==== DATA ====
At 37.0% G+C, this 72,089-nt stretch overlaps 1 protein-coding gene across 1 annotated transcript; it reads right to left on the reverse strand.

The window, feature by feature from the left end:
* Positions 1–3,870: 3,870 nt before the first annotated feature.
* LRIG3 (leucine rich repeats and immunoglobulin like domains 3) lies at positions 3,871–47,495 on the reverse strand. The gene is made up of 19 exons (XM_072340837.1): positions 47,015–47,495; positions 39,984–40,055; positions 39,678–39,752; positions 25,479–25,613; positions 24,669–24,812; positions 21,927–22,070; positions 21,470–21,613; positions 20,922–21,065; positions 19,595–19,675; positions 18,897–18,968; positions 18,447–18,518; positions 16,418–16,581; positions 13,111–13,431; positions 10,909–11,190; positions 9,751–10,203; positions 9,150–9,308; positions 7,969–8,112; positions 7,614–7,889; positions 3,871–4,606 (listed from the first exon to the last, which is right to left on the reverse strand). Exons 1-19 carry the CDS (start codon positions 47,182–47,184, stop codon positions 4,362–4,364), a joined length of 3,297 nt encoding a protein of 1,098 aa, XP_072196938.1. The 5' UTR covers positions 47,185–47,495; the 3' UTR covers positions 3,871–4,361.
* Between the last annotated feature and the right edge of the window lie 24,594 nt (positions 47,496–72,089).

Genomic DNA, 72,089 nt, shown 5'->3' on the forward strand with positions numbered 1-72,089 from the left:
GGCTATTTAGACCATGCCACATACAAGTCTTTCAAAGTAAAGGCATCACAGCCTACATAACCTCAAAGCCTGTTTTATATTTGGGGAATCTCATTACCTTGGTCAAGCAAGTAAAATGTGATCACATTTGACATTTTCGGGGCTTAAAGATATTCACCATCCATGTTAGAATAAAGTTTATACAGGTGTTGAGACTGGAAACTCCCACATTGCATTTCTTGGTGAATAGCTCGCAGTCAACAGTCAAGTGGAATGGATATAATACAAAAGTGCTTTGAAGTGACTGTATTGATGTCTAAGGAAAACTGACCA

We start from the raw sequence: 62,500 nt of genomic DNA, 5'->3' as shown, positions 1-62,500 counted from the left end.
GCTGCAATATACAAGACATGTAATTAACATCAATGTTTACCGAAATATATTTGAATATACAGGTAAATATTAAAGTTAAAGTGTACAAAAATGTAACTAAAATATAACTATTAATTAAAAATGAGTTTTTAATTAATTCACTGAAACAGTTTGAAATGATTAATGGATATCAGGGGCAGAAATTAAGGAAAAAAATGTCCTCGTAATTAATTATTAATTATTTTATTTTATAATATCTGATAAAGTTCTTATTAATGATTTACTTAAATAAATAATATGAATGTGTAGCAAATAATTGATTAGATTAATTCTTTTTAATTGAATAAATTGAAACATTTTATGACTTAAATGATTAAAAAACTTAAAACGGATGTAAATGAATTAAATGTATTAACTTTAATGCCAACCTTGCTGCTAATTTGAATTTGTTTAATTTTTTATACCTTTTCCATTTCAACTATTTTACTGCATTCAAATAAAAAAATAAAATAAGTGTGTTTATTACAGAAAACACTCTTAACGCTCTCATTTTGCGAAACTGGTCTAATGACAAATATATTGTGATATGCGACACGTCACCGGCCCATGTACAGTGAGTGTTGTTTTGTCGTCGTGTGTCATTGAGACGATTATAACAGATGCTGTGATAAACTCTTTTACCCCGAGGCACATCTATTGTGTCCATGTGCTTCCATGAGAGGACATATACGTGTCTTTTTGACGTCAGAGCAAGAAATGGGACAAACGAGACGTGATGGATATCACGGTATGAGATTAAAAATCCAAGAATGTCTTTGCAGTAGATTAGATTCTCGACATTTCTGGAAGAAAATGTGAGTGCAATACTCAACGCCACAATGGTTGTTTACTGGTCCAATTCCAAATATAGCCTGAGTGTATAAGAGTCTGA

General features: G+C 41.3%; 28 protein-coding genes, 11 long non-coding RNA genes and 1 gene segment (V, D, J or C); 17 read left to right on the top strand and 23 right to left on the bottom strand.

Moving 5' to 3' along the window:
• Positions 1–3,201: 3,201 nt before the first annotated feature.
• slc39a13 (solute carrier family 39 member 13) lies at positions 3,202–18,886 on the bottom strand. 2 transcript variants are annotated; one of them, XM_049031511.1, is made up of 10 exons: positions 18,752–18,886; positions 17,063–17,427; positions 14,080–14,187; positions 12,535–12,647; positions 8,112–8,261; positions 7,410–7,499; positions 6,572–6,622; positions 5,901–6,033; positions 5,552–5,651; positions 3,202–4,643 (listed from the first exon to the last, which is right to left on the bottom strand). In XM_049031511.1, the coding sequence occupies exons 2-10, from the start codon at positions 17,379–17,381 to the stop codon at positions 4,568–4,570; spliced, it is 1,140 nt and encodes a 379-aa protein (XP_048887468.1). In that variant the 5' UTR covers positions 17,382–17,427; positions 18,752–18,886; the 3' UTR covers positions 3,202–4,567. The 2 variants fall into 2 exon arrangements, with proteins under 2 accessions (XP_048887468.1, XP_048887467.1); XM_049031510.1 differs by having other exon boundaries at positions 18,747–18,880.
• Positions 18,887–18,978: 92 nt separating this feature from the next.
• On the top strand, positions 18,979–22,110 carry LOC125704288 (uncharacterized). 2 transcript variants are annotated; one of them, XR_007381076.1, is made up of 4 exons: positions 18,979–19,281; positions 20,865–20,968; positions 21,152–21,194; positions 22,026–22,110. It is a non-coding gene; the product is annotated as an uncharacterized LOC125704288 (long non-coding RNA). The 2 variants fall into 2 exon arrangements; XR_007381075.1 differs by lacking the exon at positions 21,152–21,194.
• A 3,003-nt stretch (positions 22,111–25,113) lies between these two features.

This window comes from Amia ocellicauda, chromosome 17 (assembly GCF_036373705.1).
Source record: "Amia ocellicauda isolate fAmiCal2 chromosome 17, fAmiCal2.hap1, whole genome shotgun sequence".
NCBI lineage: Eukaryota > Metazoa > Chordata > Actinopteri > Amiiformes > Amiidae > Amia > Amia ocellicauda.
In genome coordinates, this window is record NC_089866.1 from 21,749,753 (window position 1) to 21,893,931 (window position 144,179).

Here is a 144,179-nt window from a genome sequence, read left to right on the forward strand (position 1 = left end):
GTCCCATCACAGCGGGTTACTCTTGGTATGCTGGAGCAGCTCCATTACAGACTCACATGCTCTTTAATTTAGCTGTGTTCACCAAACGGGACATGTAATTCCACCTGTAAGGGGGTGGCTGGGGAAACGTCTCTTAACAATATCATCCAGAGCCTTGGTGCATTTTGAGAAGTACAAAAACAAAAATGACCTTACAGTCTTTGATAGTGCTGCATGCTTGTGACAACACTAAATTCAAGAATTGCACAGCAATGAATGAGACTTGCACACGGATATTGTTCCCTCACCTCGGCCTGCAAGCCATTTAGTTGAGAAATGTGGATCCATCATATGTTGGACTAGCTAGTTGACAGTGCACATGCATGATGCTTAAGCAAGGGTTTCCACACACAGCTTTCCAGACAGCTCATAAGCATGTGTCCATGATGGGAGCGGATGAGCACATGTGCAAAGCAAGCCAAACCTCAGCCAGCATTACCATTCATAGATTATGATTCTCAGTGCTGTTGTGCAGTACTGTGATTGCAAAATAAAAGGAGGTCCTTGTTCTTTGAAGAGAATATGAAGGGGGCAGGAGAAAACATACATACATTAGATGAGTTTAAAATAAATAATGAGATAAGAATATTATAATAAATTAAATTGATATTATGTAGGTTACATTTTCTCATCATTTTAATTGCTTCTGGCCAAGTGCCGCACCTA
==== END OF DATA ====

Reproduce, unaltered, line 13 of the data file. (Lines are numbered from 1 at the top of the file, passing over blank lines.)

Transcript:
• slc39a13 (solute carrier family 39 member 13) lies at positions 3,202–18,886 on the bottom strand. 2 transcript variants are annotated; one of them, XM_049031511.1, is made up of 10 exons: positions 18,752–18,886; positions 17,063–17,427; positions 14,080–14,187; positions 12,535–12,647; positions 8,112–8,261; positions 7,410–7,499; positions 6,572–6,622; positions 5,901–6,033; positions 5,552–5,651; positions 3,202–4,643 (listed from the first exon to the last, which is right to left on the bottom strand). In XM_049031511.1, the coding sequence occupies exons 2-10, from the start codon at positions 17,379–17,381 to the stop codon at positions 4,568–4,570; spliced, it is 1,140 nt and encodes a 379-aa protein (XP_048887468.1). In that variant the 5' UTR covers positions 17,382–17,427; positions 18,752–18,886; the 3' UTR covers positions 3,202–4,567. The 2 variants fall into 2 exon arrangements, with proteins under 2 accessions (XP_048887468.1, XP_048887467.1); XM_049031510.1 differs by having other exon boundaries at positions 18,747–18,880.